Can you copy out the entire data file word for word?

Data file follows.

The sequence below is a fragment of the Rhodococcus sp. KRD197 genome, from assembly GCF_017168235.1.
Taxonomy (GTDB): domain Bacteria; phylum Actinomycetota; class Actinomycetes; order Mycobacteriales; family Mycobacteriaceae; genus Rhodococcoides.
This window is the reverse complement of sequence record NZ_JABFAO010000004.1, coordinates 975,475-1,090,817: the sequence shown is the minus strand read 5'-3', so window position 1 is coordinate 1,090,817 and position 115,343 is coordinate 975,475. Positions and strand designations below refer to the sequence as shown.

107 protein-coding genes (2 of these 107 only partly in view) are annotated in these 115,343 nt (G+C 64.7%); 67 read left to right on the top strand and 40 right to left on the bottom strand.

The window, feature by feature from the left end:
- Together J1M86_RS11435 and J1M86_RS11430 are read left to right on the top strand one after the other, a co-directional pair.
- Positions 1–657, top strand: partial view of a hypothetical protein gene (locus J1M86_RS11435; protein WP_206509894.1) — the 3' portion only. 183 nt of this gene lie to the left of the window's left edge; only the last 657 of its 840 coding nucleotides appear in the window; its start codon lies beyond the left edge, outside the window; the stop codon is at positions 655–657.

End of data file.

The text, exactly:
The sequence below is a fragment of the Rhodococcus sp. KRD197 genome, from assembly GCF_017168235.1.
Taxonomy (GTDB): domain Bacteria; phylum Actinomycetota; class Actinomycetes; order Mycobacteriales; family Mycobacteriaceae; genus Rhodococcoides.
This window is the reverse complement of sequence record NZ_JABFAO010000004.1, coordinates 975,475-1,090,817: the sequence shown is the minus strand read 5'-3', so window position 1 is coordinate 1,090,817 and position 115,343 is coordinate 975,475. Positions and strand designations below refer to the sequence as shown.

107 protein-coding genes (2 of these 107 only partly in view) are annotated in these 115,343 nt (G+C 64.7%); 67 read left to right on the top strand and 40 right to left on the bottom strand.

The window, feature by feature from the left end:
- Together J1M86_RS11435 and J1M86_RS11430 are read left to right on the top strand one after the other, a co-directional pair.
- Positions 1–657, top strand: partial view of a hypothetical protein gene (locus J1M86_RS11435; protein WP_206509894.1) — the 3' portion only. 183 nt of this gene lie to the left of the window's left edge; only the last 657 of its 840 coding nucleotides appear in the window; its start codon lies beyond the left edge, outside the window; the stop codon is at positions 655–657.